The voluntary works and his membership with the Ansar el-Islam (The Helpers of Islam) also founded by Senator Alonto took him to an important Philippine delegation to the International Muslim Youth Conference in Tripoli, Libya in 1973 on the convention subjects that pertained to Palestine, the Southern Philippines and Southern Thailand.

International exposure

Balindong’s international exposure along the issue of the minority’s right to self-determination afforded him the occasion to articulate issues and events affecting the Moro people in Mindanao — a move he had amplified with his first Privilege Speech at the Constitutional Convention:

“We have, in recent months, seen an emerging pattern of persecution directed against the Muslims, particularly, in the province of North Cotabato (referring to the June 19, 1971 Manili Massacre in Carmen), Lanao del Norte and Lanao del Sur.

“Rightly or wrongly, the Muslim Filipinos are beginning to feel that they are being isolated from the greater mass of the Christian brothers as if they were lesser Filipinos than the latter. The events of the recent past which saw the mass killings of innocent men, and women and children inside religious sanctuaries, their shooting in cold-blooded of unwary Muslim voters, and wholesale burning of Muslim homes, the pillage and plunder of the farms, cannot but be interpreted as part of a preconceived plan to constrict and restrict Muslim freedom when we consider that to date, not a single malefactor has been brought before the bar of justice to account for this ghastly, and dastardly acts. Unless something is done by the government, nay this Convention, to stern the rising tide of hostility and antagonism between the Christian majority and the Muslim minority in this country, the conflict is bound to create bigger problems which may eventually lead to disintegration instead of integration.”

But even in those situations of imminent risks of bigger conflict from apparent biases, even bloody instances of religious persecution, you can fairly listen to the man and feel how he drives you back to the course of “Unity in Diversity,” the very title of his Privilege Speech:

“This is probably the reason why, during the few days that I have been in this Convention, I had the occasion to find among the resolutions filed with the Body, a couple of them urging the incorporation into the proposed constitution of provisions especially designed for the minorities. This, indeed, is a healthy sign which inspires hopes among the Muslims of this country that, at long last, they shall find their rightful place in this land they so fervently love and venerate.

“It is exhilarating to note that these Resolutions having to do with the protection or enforcement of the rights of the religious and ethnic minorities of their country have been co-authored by Delegates form all segments of our people.”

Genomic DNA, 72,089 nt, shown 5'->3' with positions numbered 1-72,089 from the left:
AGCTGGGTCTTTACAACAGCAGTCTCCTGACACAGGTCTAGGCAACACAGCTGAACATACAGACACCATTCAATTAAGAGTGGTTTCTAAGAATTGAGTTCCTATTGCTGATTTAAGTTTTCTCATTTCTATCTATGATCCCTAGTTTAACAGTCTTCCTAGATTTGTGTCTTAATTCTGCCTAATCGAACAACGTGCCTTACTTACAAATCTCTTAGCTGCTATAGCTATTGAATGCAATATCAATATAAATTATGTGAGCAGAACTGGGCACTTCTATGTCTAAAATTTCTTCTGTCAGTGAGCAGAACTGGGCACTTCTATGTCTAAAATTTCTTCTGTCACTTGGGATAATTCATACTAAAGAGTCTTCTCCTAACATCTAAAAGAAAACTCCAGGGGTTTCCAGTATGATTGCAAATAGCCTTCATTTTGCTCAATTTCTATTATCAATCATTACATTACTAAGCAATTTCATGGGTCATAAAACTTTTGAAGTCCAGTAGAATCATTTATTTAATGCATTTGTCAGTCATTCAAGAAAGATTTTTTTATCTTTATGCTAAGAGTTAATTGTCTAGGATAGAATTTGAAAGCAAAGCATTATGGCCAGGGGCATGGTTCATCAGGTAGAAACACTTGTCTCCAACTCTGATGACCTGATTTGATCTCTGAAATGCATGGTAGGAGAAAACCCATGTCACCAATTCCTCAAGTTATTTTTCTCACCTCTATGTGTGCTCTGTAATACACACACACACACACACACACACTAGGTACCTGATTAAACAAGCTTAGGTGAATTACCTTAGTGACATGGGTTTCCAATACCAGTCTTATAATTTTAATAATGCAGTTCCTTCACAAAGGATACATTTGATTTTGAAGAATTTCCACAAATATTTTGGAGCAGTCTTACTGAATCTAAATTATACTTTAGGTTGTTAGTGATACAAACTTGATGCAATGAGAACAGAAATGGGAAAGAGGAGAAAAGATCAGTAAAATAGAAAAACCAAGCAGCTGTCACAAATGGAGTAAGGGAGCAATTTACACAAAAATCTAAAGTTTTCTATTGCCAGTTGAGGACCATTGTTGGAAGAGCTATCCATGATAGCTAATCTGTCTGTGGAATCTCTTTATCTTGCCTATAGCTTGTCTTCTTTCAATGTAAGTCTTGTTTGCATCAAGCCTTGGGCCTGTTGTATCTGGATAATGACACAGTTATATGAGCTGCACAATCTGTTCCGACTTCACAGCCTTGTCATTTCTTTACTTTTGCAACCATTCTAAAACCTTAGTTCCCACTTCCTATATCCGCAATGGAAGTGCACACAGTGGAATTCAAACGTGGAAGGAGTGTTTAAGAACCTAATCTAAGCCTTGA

According to sources from among his fellow ConCon (Constitutional Convention) delegates, Balindong declined to make official his first travel to Tripoli, Libya towards the end of the Convention in 1973, because he was invited as representative of the Moro youth and not as member of the 1971 ConCon.

Right to self-determination

The travel would prove significant to the Moro people’s struggle to self-determination as this led to continuing dialogue and articulation overseas (to oil-rich Arab Muslims) of the plight of the Moro people back home.

At the international youth conference in Tripoli, Libya in 1973, Balindong met fellow Moro lawyer Zacaria Candao, as legal counsel for the Moro National Liberation Front (MNLF), and Salamat Hashim as foreign minister and vice-chairman of the Moro revolutionary movement. Prior to this, Hashim had sent off in Zamboanga City the second batch of 300 Moro men for a military training at a Malaysian territory as facilitated in February 1971 by Dr. Muhammad Salih Loong.

“Interestingly, the future of the Philippines was laying on the future of Asia, especially the Southeast Asia Region. It was pivotal time as it was turbulent. It was also a time filled with promise for everyone and the country as a whole,” wrote Tayao.

Tayao noted: “The leaders of the country, and even that of the Bangsamoro, had to be careful and, more importantly, crafty. They had to navigate the recondite, formidable and complex hierarchical international politics. It was an environment that any leader would be inclined to think, more than anything else, that everything that had to be done would be for the good of the country and the people.”

Indeed, Balindong, Hashim and Candao had it right that amid oil crisis from the 1973 OPEC (Organization of Petroleum Exporting Countries) oil embargo with the heightening tension in October 1973 from the Arab-Israeli War (Yom Kippur War), the strategic and pivotal point was in Libya.  With Libya as refuge, the Marcos government would be compelled to go into bargaining at the negotiation table. Otherwise, Marcos could have negotiated with China or even Russia for oil import amid worsening oil crisis triggered by the 1973 embargo. But Marcos also knew that Libya, being a socialist people’s Arab Jamahiriya republic, could influence other socialist people’s republics against any oil deal with the Philippines, pending resolution of the conflict in Mindanao.

Negotiating peace

In the July 1975 Meeting of the Organization of Islamic Conference (now Cooperation) in Jeddah, Marcos sent a government delegation for the Southern Philippines composed of Governor Simeon A. Datumanong, Rear Admiral Romulo Espaldon, Ambassador Lininding Pangandaman, General Mamarinta Lao, and Elections Commissioner Ameen Kadri Abubakar.

True enough, in October 1976, Libyan leader Col Muamar Qaddafy agreed to meet Imelda Romualdez-Marcos who was then accompanied by Datumanong, Pangandaman, Deputy Foreign Minister Manuel Collantes, Ambassador Pacifico Castro, Colonel Fabian Ver, Espaldon, and General Fortunato Abat. This meeting was followed by a series of trilateral dialogues and negotiation between the parties of the Philippine government and of the Moro National Liberation Front (MNLF), and top ministers of the hosting OIC – notably, Libya’s Minister of State for Foreign Affairs Dr. Ali Abdusasalam Treki, with the participation of the Quadripartite Ministerial Commission and the aid of Dr. Amadou Karim Gaye, Secretary-General of the OIC.